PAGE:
Thursday, October 4, 2018

The Curse: Figured it Out

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All installments in reverse chronological order

A year ago, I wrote a series of postings describing an extraordinarily strange period of my life that I refer to (with bemused irony) as "The Curse". Way more often than not, new people would have intensely negative and thoroughly inexplicable reactions to me. In my horror, I made myself increasingly quiet, mild, and timid, but that only seemed to make things worse.

I've finally figured it out. It took sixteen years. This was the second hardest mystery I've ever cracked (the first was explained in a series of postings on theology and cosmology, which required forty years of rumination). Like many of the tangly questions I've set myself to answer, the outcome is forehead-slappingly simple.

The closest I'd previously gotten was this (from the second installment of my "Curse" series):
If you've ever played role-playing games like Dungeons & Dragons, you know about "reaction rolls". Whenever your in-game character meets a stranger, dice are thrown to determine the other person's reaction. Usually, it will be unsurprising. But, every great once in a while, a stranger will want to worship you...or else immediately attack you for no particular reason, even if they're normally peaceful. As in real life, it's a matter of bell curves and edge cases. Well, virtually all my reaction rolls were edge cases.
I failed to mention the essential word: charisma. In Dungeons and Dragons, charisma is defined as "a character's force of personality, persuasiveness, personal magnetism, ability to lead, and physical attractiveness." And it affects all your reaction rolls....just as it does in real life.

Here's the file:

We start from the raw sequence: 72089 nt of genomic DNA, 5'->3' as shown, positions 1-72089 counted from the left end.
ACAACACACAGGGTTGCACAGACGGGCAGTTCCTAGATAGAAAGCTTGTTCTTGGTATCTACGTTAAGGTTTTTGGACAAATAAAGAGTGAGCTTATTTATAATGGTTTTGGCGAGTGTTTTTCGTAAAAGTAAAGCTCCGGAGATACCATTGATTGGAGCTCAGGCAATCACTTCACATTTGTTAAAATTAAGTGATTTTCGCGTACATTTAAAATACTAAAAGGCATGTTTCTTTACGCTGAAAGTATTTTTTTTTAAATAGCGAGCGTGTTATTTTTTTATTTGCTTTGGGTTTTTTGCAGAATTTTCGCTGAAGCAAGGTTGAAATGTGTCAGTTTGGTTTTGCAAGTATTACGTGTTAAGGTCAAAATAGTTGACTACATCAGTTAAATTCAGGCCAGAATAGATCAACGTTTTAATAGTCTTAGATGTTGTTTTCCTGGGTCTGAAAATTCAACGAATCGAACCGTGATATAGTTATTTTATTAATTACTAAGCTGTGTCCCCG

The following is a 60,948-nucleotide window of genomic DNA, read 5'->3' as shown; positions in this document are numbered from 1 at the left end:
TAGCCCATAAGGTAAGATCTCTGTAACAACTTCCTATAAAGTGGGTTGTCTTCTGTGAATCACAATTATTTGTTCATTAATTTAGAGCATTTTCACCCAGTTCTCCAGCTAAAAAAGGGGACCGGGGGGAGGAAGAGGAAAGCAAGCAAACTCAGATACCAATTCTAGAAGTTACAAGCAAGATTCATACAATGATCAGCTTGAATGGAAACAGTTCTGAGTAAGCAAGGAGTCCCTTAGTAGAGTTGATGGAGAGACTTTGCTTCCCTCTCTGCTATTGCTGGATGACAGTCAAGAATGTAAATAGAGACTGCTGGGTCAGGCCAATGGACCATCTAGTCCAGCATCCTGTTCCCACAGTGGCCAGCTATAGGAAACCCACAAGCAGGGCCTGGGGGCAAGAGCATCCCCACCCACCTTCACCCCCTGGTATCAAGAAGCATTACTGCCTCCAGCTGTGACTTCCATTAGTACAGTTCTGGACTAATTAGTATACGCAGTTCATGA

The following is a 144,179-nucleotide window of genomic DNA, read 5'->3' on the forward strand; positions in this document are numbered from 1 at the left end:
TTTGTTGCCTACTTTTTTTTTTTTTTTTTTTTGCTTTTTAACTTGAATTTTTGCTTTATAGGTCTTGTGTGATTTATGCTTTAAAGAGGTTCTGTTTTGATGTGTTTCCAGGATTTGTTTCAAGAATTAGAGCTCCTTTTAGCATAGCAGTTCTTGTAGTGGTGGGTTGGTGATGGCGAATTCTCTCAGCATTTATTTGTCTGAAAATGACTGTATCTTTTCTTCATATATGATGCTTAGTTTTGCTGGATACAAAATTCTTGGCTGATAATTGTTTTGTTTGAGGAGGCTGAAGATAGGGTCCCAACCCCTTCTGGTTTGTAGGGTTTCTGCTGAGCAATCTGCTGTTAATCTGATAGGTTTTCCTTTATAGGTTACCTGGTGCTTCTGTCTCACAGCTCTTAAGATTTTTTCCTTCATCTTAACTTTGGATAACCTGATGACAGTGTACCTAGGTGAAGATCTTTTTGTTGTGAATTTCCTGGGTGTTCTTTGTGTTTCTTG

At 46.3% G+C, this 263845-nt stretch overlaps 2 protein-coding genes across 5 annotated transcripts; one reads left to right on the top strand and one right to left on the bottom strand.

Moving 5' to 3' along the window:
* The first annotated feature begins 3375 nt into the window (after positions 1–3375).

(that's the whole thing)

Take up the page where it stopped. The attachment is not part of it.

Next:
Ironically, I've always had charisma. I'm not handsome, and I don't invest sustained attention in my external presentation, so I'm not saying I project a lofty or admirable image. I've never been interested in seeming awesome, and the world has diligently respected this preference. But when circumstances require, some inner faculty ensures that I get what I need. I once nearly missed a flight home from Barcelona airport (traveling on three hours sleep, I'd nodded off in the terminal). The airport's comely security director, who I'd never met, rushed me to my gate, hustled me past the at-gate security check point and through the jetway, and by the time she deposited me in my seat, she and I were in love. I'm not joking.

I'm often given free stuff, special favors, and rule-breaking slack. Not being a psychopath, I'm troubled by my potential for abuse and manipulation, and have worked to avoid anything like that. So whatever juju is behind this, I'm not "working it". It pops up, beyond conscious control, at needful times, and, thank god, it never winds up hurting people or leaving them at a loss. I'm convinced this is because I never reach for it or try to develop it. I simply leave it alone. That's a very strict rule I've set myself. So...I'm a person capable of high charisma who's deliberately opted to wield low charisma.

But about two thirds of the way into the Chowhound era, which is when The Curse first appeared, a confluence of factors led to a further reduction of my charisma:

1. Hiding

It's nice when a million people feel emotionally involved with your operation. But a crowd that size unavoidably includes a few thousand emotionally disturbed emotionally-involved people. Chowhound was never quite a massive national sensation, so I'm not claiming I was, like, Kanye West. But I did get a solid taste of what it feels like when unhealthy people pay you too much attention, and it's not pleasant. I started keeping my private life very private, and playing myself way down among strangers. Charisma drop!

This was also the point where restaurateurs were becoming aware of sensations like Difara Pizza, Kabab Cafe, Sripraphai, The Arepa Lady, Charles' Soulfood, and a number of other previously anonymous places I'd helped bring to wide attention. I'd always protected my food critic anonymity, but my countermeasures needed to escalate. I became ghost-like...which lowered my charisma.

Worst of all, smartphones were appearing, so more people 1. carried cameras around with them and 2. could instantly share photos with large networks of people. I was one social media posting away from being solidly on-radar for a large-ish crowd of people I really wanted to evade. So between the crazies and the restaurateurs and the smartphone cameras, I felt increasing pressure to retract, recede, and blend in with the wallpaper. Charisma: throttled!